Wash the drumsticks while the chilies are reconstituting in hot water (this takes about 10-15 minutes for them to soften). In a bowl drizzle olive oil over the chicken and sprinkle spices over top. Add the chili flesh and massage everything into the chicken. Then add the lemon juice and stir all together. Let marinate in the fridge for at least 4 hours.

Preheat the oven to 300F. In a dutch oven, drizzle olive oil and brown chicken on all sides. Meanwhile, melt the chocolate in a double boiler, and pour over chicken. Add the reserved chili water, and strained tomatoes to the bowl the chicken was marinading in. Whisk together and pour over the chicken, de-glazing the pan. Add the potatoes, carrots, onions and garlic, then stir the whole pot. Place the lid on the pot, and cook in the oven for 3 hours. After the 2nd hour, reduce heat to 200 F. Check for liquid every 45 minutes, and add water if necessary.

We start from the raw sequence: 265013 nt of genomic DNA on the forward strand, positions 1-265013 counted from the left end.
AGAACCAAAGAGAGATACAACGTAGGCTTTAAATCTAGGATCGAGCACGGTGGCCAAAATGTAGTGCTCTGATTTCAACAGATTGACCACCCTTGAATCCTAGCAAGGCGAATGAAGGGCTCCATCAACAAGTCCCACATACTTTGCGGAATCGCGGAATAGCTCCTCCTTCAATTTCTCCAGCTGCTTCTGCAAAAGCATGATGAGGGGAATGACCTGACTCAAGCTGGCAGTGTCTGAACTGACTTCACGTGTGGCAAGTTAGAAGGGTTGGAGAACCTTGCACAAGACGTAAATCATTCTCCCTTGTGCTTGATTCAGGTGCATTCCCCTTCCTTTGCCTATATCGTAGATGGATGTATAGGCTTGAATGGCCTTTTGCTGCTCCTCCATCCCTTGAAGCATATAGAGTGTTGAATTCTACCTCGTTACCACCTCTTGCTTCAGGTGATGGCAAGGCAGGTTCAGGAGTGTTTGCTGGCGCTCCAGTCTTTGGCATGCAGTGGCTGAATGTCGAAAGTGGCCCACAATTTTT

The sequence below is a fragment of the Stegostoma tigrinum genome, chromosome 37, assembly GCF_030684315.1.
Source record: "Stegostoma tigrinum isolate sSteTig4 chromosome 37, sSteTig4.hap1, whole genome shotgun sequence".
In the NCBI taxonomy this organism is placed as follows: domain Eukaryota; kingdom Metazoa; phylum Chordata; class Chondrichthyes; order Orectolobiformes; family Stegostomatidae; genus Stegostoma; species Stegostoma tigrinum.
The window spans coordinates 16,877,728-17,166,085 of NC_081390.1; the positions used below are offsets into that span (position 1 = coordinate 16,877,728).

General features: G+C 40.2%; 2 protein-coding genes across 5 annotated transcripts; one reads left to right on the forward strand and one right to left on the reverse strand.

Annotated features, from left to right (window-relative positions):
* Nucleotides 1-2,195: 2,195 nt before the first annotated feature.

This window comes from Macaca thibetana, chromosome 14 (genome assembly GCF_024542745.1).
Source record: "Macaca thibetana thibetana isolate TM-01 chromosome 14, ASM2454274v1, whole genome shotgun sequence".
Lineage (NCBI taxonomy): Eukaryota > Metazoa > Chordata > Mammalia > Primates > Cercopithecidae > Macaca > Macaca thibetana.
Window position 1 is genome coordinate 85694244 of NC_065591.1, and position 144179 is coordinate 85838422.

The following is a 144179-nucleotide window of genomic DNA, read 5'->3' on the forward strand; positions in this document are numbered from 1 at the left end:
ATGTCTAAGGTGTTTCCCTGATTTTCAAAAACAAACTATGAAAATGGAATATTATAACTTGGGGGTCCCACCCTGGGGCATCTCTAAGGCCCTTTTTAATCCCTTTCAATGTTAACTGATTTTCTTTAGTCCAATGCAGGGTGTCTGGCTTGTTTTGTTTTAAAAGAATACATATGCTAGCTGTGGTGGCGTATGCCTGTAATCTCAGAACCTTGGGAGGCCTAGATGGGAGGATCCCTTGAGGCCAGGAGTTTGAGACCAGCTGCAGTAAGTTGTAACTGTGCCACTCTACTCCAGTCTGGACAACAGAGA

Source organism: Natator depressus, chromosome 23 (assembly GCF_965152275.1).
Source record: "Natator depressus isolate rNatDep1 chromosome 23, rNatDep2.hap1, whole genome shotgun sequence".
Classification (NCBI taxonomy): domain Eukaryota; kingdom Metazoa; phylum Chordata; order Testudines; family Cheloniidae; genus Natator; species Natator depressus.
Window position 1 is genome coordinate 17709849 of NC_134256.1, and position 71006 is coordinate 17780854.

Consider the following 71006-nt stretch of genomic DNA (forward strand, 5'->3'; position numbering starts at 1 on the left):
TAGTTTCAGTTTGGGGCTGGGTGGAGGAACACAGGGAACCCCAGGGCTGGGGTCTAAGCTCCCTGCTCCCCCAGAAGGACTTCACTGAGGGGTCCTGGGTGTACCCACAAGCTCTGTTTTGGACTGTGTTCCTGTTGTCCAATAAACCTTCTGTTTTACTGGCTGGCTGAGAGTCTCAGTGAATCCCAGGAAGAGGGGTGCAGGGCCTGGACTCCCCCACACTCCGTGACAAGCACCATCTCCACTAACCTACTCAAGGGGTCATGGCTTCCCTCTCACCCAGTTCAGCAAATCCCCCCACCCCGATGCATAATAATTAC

Serve on top of sprouted tortillas, if desired. Serves 2 – with leftovers for 4 small sprouted corn tortilla Quesadillas and 2 servings of Mole Eggs.

Simple Smoked Mackerel Salad and The Pleasures of Eating Local

Smoked Mackerel Salad

We are still without internet, here at the homestead, so my absence in the blogosphere continues…but I have been amassing so many great recipes since we got here, I just have to keep sharing, as I can. I am just so inspired to shop for food and cook here!